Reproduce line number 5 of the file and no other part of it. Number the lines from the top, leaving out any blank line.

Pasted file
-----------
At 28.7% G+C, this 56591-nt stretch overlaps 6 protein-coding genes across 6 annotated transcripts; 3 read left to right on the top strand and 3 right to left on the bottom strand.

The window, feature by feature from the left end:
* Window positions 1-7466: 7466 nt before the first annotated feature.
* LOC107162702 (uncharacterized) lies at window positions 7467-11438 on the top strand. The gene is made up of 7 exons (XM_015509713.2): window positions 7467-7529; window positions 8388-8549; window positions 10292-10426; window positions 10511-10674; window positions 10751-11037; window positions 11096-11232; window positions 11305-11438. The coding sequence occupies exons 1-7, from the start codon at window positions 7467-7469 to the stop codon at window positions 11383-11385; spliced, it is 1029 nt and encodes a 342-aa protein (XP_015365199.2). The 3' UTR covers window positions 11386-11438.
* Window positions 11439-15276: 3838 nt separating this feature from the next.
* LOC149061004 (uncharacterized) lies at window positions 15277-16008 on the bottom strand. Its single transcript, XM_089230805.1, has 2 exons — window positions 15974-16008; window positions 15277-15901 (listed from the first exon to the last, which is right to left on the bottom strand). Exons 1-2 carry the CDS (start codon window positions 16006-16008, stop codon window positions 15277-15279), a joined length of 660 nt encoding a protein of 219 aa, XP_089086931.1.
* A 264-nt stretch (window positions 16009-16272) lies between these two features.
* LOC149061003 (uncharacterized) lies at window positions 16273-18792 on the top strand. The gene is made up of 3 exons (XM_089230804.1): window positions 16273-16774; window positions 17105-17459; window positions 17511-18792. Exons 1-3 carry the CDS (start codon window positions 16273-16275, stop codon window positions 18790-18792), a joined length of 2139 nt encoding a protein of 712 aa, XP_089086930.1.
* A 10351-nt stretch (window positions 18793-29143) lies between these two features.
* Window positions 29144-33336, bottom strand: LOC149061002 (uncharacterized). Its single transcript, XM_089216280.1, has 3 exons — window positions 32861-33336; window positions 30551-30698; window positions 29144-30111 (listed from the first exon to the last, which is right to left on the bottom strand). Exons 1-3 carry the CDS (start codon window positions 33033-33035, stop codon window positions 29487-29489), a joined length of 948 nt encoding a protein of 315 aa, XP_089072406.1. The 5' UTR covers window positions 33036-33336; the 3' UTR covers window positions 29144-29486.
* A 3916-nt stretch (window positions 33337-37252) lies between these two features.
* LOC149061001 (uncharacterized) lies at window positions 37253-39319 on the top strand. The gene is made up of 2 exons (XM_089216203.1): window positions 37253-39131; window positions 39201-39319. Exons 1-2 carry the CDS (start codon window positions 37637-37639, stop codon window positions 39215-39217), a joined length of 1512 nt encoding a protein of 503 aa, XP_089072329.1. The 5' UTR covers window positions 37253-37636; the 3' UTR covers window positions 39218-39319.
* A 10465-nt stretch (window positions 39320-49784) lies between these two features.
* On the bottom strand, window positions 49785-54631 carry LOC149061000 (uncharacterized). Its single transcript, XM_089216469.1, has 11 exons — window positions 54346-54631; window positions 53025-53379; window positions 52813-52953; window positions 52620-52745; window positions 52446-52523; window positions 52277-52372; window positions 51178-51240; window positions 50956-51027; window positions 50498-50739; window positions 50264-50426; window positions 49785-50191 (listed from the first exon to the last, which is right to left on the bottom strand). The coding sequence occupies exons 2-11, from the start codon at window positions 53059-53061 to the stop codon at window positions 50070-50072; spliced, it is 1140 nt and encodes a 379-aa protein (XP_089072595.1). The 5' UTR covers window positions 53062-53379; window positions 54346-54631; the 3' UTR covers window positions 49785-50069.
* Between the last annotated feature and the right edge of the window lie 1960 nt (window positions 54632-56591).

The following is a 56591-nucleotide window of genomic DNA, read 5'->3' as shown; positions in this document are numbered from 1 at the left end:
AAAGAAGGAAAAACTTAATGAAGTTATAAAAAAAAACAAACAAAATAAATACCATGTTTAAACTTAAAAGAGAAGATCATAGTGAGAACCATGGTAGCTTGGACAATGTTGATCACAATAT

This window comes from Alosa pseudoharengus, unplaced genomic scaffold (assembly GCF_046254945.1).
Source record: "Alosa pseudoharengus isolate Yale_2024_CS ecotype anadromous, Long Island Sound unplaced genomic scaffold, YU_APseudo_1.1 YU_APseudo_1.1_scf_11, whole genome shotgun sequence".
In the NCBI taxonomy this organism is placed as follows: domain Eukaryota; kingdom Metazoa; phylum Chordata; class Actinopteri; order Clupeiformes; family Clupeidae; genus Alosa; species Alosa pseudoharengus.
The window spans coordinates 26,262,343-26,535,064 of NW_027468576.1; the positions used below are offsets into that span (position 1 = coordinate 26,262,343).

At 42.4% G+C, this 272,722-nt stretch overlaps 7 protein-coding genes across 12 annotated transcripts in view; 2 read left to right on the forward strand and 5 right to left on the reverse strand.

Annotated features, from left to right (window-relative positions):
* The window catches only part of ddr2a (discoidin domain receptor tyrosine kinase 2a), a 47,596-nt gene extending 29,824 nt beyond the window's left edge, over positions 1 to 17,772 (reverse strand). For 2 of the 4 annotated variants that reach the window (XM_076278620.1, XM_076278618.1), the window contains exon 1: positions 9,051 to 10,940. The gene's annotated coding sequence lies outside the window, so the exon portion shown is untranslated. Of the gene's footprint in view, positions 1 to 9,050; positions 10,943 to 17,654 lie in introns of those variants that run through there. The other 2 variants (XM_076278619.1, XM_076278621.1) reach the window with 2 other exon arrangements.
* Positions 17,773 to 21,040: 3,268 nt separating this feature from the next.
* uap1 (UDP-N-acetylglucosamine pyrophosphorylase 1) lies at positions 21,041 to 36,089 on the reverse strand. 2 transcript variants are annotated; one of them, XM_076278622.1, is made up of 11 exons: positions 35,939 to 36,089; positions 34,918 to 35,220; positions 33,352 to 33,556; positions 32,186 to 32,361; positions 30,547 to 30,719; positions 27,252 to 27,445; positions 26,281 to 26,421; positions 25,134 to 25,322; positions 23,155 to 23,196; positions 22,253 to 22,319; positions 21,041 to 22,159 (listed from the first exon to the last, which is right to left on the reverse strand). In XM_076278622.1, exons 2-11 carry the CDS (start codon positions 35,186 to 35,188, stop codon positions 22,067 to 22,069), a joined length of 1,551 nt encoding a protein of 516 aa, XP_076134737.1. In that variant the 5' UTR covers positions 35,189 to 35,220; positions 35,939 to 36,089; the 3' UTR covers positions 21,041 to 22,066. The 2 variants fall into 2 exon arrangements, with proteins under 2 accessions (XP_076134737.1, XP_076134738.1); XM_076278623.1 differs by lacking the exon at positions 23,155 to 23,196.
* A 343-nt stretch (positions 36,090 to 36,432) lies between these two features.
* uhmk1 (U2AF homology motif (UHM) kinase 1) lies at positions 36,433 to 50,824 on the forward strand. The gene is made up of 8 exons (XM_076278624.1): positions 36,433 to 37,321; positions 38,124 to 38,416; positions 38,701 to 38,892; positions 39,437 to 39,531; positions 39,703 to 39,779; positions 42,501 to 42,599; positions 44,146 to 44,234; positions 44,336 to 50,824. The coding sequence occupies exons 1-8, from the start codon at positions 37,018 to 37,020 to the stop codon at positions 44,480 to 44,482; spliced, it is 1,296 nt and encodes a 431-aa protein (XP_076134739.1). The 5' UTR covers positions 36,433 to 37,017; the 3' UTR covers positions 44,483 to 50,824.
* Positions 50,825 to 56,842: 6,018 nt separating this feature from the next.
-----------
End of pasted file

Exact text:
* Window positions 11439-15276: 3838 nt separating this feature from the next.